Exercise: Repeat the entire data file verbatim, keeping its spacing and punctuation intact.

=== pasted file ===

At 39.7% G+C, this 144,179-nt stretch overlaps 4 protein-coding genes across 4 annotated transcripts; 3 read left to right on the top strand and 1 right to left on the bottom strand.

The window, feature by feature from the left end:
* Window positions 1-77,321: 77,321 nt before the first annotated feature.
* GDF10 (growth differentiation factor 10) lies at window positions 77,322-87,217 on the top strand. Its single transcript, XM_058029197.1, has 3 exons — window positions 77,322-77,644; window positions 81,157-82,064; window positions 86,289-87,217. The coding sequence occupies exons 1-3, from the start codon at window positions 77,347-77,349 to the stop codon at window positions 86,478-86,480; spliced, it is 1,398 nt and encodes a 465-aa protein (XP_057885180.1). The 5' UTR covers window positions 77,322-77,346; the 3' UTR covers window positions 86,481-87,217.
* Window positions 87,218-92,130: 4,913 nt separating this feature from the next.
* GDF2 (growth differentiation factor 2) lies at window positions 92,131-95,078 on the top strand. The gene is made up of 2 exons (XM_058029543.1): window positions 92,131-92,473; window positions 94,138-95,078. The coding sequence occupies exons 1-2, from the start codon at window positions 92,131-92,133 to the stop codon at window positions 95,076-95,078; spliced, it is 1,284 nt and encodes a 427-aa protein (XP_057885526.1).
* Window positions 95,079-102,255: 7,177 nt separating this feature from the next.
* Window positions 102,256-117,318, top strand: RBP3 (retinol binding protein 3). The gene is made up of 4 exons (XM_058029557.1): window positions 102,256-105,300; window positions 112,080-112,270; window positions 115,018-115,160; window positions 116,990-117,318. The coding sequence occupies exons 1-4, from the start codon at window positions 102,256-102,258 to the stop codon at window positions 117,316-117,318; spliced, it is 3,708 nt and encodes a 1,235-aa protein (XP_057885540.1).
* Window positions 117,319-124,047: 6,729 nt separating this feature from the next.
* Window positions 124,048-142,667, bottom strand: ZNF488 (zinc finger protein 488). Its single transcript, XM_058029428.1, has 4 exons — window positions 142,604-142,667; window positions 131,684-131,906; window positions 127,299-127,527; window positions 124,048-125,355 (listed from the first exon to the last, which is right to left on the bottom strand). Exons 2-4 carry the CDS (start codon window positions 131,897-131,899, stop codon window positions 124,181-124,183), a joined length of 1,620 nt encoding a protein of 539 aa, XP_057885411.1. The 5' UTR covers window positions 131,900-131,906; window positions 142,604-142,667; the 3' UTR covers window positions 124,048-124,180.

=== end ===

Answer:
At 39.7% G+C, this 144,179-nt stretch overlaps 4 protein-coding genes across 4 annotated transcripts; 3 read left to right on the top strand and 1 right to left on the bottom strand.

The window, feature by feature from the left end:
* Window positions 1-77,321: 77,321 nt before the first annotated feature.
* GDF10 (growth differentiation factor 10) lies at window positions 77,322-87,217 on the top strand. Its single transcript, XM_058029197.1, has 3 exons — window positions 77,322-77,644; window positions 81,157-82,064; window positions 86,289-87,217. The coding sequence occupies exons 1-3, from the start codon at window positions 77,347-77,349 to the stop codon at window positions 86,478-86,480; spliced, it is 1,398 nt and encodes a 465-aa protein (XP_057885180.1). The 5' UTR covers window positions 77,322-77,346; the 3' UTR covers window positions 86,481-87,217.
* Window positions 87,218-92,130: 4,913 nt separating this feature from the next.
* GDF2 (growth differentiation factor 2) lies at window positions 92,131-95,078 on the top strand. The gene is made up of 2 exons (XM_058029543.1): window positions 92,131-92,473; window positions 94,138-95,078. The coding sequence occupies exons 1-2, from the start codon at window positions 92,131-92,133 to the stop codon at window positions 95,076-95,078; spliced, it is 1,284 nt and encodes a 427-aa protein (XP_057885526.1).
* Window positions 95,079-102,255: 7,177 nt separating this feature from the next.
* Window positions 102,256-117,318, top strand: RBP3 (retinol binding protein 3). The gene is made up of 4 exons (XM_058029557.1): window positions 102,256-105,300; window positions 112,080-112,270; window positions 115,018-115,160; window positions 116,990-117,318. The coding sequence occupies exons 1-4, from the start codon at window positions 102,256-102,258 to the stop codon at window positions 117,316-117,318; spliced, it is 3,708 nt and encodes a 1,235-aa protein (XP_057885540.1).
* Window positions 117,319-124,047: 6,729 nt separating this feature from the next.
* Window positions 124,048-142,667, bottom strand: ZNF488 (zinc finger protein 488). Its single transcript, XM_058029428.1, has 4 exons — window positions 142,604-142,667; window positions 131,684-131,906; window positions 127,299-127,527; window positions 124,048-125,355 (listed from the first exon to the last, which is right to left on the bottom strand). Exons 2-4 carry the CDS (start codon window positions 131,897-131,899, stop codon window positions 124,181-124,183), a joined length of 1,620 nt encoding a protein of 539 aa, XP_057885411.1. The 5' UTR covers window positions 131,900-131,906; window positions 142,604-142,667; the 3' UTR covers window positions 124,048-124,180.